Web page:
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Tuesday, May 5, 2009

Barbara Kafka's Continuous Cooking

A change of pace from my ruminations (to be continued) on cash gifts for adult children. Today my plan was to buy a chicken (a good sale at Rouses) and roast it. I was at the store because I had to mail a few items and also needed some milk. That was good, because chickens were nowhere to be found. I had to get a raincheck. In fact, I was at the end of a long line for my rain check. (Why? the chicken wasn't THAT cheap.)

So we're gong to have potato and vegetable hash, part of my clean out the fridge quest, and some eggs, which were gifted to us by a retired colleague.

But something good came from my roasting plans. Since I didn't want to roast a chicken all by itself, I had decided to roast some veggies too. So I took a look at a cookbook I had gotten from a long while ago. I confess I had not opened the book: Barbara Kafka's Roasting: a Simple Art.

Kafka anticipated my oft-repeated sentiments that people today eat fewer home-cooked meals AND spend more time at it, because each meal is a unique event, shopped for and prepared in isolation. Here is Kafka's eloquent exhortation:

It seems to me that less cooking is done today than used to be and that when it is done, it is so much more work because we have lost the habit of the continuous kitchen. We start each meal from scratch with fresh shopping and a brand-new independent recipe. Our predecessors didn't, and we can save ourselves a great deal of work and have better, more economical food with greater depth of flavor by seeing cooking as an ongoing process. There is not better way to get in the habit than with roast birds, meats, and fish.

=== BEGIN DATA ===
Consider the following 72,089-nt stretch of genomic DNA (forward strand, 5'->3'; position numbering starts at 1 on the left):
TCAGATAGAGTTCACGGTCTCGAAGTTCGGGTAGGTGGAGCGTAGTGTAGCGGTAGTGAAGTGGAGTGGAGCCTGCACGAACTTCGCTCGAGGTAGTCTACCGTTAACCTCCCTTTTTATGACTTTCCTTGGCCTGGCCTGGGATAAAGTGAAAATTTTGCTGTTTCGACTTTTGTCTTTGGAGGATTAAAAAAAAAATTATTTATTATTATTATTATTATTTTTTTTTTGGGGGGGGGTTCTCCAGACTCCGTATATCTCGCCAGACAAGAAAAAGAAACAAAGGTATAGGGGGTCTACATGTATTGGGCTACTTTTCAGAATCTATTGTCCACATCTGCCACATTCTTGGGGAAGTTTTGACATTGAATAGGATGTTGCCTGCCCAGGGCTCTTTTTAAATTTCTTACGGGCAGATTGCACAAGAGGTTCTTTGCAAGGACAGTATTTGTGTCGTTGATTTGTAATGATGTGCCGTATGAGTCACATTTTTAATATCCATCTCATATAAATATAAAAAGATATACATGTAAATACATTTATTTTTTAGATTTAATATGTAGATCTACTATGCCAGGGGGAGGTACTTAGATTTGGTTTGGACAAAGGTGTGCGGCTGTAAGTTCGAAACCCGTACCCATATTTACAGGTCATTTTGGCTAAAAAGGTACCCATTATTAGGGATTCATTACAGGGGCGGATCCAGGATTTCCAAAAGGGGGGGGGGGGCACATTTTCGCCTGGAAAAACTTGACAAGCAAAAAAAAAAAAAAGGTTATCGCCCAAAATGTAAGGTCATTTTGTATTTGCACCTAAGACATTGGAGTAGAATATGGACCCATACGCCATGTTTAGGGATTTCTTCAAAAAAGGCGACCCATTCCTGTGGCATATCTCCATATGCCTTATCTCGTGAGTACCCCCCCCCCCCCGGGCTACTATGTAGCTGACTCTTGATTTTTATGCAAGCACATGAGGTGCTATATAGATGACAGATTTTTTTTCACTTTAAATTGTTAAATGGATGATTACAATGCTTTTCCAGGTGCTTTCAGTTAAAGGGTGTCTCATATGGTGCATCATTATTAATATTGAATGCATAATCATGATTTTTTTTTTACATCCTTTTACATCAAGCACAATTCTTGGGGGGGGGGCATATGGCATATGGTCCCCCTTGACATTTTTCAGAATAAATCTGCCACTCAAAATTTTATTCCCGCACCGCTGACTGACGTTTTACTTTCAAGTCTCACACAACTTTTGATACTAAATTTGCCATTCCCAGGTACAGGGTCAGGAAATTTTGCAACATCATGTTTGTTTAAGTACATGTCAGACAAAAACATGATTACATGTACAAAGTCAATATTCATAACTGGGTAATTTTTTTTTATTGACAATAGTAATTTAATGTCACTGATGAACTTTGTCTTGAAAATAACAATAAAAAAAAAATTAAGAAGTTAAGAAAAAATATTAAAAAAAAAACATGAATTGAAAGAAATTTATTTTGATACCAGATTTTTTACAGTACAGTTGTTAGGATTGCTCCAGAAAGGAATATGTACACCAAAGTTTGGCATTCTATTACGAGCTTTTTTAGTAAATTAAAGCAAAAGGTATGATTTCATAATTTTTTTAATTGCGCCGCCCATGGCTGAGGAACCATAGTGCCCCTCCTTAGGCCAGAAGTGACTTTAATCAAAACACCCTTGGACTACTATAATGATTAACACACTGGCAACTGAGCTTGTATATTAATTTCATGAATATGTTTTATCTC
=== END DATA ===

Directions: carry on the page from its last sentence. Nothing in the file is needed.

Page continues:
"Start with a roast" might be the motto of the continuous kitchen. When the roast is done and eaten, there are usually leftovers of the home cook's version of a chef's mise en place for future meals.

. . . .paragraph on using bones to make stock . . .

Leftovers have gotten a bad name . . .. Today's leftovers can be turned into
tomorrow's elegant first-course salad, a simple sauter, or a curry. Having good leftovers is like having a good souos-chef in the kitchen, someone who has done half the work before I turn up for the finishing touches.


Midlife, menopause, mistakes and random stuff... said...

That hash sounds good girl!!
I too use the ole bones to make stock. Nothing better........
Hope you're having Margarita's for Cinco de Mayo?
If not, I'll have three for you :)

Steady On
Reggie Girl

Mervat said...

I use left over roast chicken by de-boning and making toasted chicken, aioli and pickle sandwiches using Lebanese bread, the next day. I serve with a toasted bread salad (a Lebanese salad traditionally called fatoush). The meal is just divine and means two meals out of one!

Duchesse said...

My mother used to say, "If you have a ham in your fridge, you have a million dollars", which is the same idea as "start with a roast'. Mervat, my mouth is watering!

SLF said...

Even if you don't roast the chicken yourself there are so many possibilities! My friends love the rotisserie chickens from Wal-Mart (usually around $5) and I made them save the carcasses for me in the fridge. After they ate two I boiled them down, added a few dollars worth of ingredients and we had a delicious gumbo!

--Frugal Son